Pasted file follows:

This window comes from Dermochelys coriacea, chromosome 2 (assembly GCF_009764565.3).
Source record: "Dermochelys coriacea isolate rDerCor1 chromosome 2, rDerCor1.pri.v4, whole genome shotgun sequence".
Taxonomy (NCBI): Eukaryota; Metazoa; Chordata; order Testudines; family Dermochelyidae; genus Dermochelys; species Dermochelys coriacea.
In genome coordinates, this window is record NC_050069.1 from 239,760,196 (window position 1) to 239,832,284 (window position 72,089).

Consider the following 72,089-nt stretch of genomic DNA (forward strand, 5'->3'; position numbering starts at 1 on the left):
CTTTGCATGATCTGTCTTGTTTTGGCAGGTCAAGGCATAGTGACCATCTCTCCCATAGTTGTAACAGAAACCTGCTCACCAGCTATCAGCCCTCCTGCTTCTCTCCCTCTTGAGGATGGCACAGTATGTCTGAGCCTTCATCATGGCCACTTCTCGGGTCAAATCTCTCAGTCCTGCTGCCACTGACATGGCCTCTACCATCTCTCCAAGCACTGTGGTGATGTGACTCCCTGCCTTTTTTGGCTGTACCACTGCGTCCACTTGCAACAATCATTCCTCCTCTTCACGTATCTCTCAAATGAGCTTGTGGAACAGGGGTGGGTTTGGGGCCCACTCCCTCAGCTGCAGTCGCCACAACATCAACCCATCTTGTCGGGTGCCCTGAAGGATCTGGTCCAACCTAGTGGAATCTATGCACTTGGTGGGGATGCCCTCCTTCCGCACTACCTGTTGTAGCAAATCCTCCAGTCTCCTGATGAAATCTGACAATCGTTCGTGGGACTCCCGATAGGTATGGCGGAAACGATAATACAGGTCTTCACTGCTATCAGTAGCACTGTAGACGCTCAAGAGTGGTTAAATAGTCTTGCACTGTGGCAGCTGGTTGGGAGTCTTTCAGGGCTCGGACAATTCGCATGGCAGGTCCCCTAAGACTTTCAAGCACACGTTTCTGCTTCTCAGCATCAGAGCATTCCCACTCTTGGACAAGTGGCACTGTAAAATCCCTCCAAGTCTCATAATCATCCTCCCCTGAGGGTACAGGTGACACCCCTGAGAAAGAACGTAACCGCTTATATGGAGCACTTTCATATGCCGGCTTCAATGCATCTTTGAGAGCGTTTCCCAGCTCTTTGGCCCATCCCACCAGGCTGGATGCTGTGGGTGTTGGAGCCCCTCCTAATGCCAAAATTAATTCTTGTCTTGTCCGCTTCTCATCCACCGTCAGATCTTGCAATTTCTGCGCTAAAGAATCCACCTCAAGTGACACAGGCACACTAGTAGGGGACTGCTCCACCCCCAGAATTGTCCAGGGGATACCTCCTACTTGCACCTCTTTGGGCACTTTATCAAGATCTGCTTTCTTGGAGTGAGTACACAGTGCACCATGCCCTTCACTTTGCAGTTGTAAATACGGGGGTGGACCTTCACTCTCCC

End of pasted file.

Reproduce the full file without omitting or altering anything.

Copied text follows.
This window comes from Dermochelys coriacea, chromosome 2 (assembly GCF_009764565.3).
Source record: "Dermochelys coriacea isolate rDerCor1 chromosome 2, rDerCor1.pri.v4, whole genome shotgun sequence".
Taxonomy (NCBI): Eukaryota; Metazoa; Chordata; order Testudines; family Dermochelyidae; genus Dermochelys; species Dermochelys coriacea.
In genome coordinates, this window is record NC_050069.1 from 239,760,196 (window position 1) to 239,832,284 (window position 72,089).

Consider the following 72,089-nt stretch of genomic DNA (forward strand, 5'->3'; position numbering starts at 1 on the left):
CTTTGCATGATCTGTCTTGTTTTGGCAGGTCAAGGCATAGTGACCATCTCTCCCATAGTTGTAACAGAAACCTGCTCACCAGCTATCAGCCCTCCTGCTTCTCTCCCTCTTGAGGATGGCACAGTATGTCTGAGCCTTCATCATGGCCACTTCTCGGGTCAAATCTCTCAGTCCTGCTGCCACTGACATGGCCTCTACCATCTCTCCAAGCACTGTGGTGATGTGACTCCCTGCCTTTTTTGGCTGTACCACTGCGTCCACTTGCAACAATCATTCCTCCTCTTCACGTATCTCTCAAATGAGCTTGTGGAACAGGGGTGGGTTTGGGGCCCACTCCCTCAGCTGCAGTCGCCACAACATCAACCCATCTTGTCGGGTGCCCTGAAGGATCTGGTCCAACCTAGTGGAATCTATGCACTTGGTGGGGATGCCCTCCTTCCGCACTACCTGTTGTAGCAAATCCTCCAGTCTCCTGATGAAATCTGACAATCGTTCGTGGGACTCCCGATAGGTATGGCGGAAACGATAATACAGGTCTTCACTGCTATCAGTAGCACTGTAGACGCTCAAGAGTGGTTAAATAGTCTTGCACTGTGGCAGCTGGTTGGGAGTCTTTCAGGGCTCGGACAATTCGCATGGCAGGTCCCCTAAGACTTTCAAGCACACGTTTCTGCTTCTCAGCATCAGAGCATTCCCACTCTTGGACAAGTGGCACTGTAAAATCCCTCCAAGTCTCATAATCATCCTCCCCTGAGGGTACAGGTGACACCCCTGAGAAAGAACGTAACCGCTTATATGGAGCACTTTCATATGCCGGCTTCAATGCATCTTTGAGAGCGTTTCCCAGCTCTTTGGCCCATCCCACCAGGCTGGATGCTGTGGGTGTTGGAGCCCCTCCTAATGCCAAAATTAATTCTTGTCTTGTCCGCTTCTCATCCACCGTCAGATCTTGCAATTTCTGCGCTAAAGAATCCACCTCAAGTGACACAGGCACACTAGTAGGGGACTGCTCCACCCCCAGAATTGTCCAGGGGATACCTCCTACTTGCACCTCTTTGGGCACTTTATCAAGATCTGCTTTCTTGGAGTGAGTACACAGTGCACCATGCCCTTCACTTTGCAGTTGTAAATACGGGGGTGGACCTTCACTCTCCC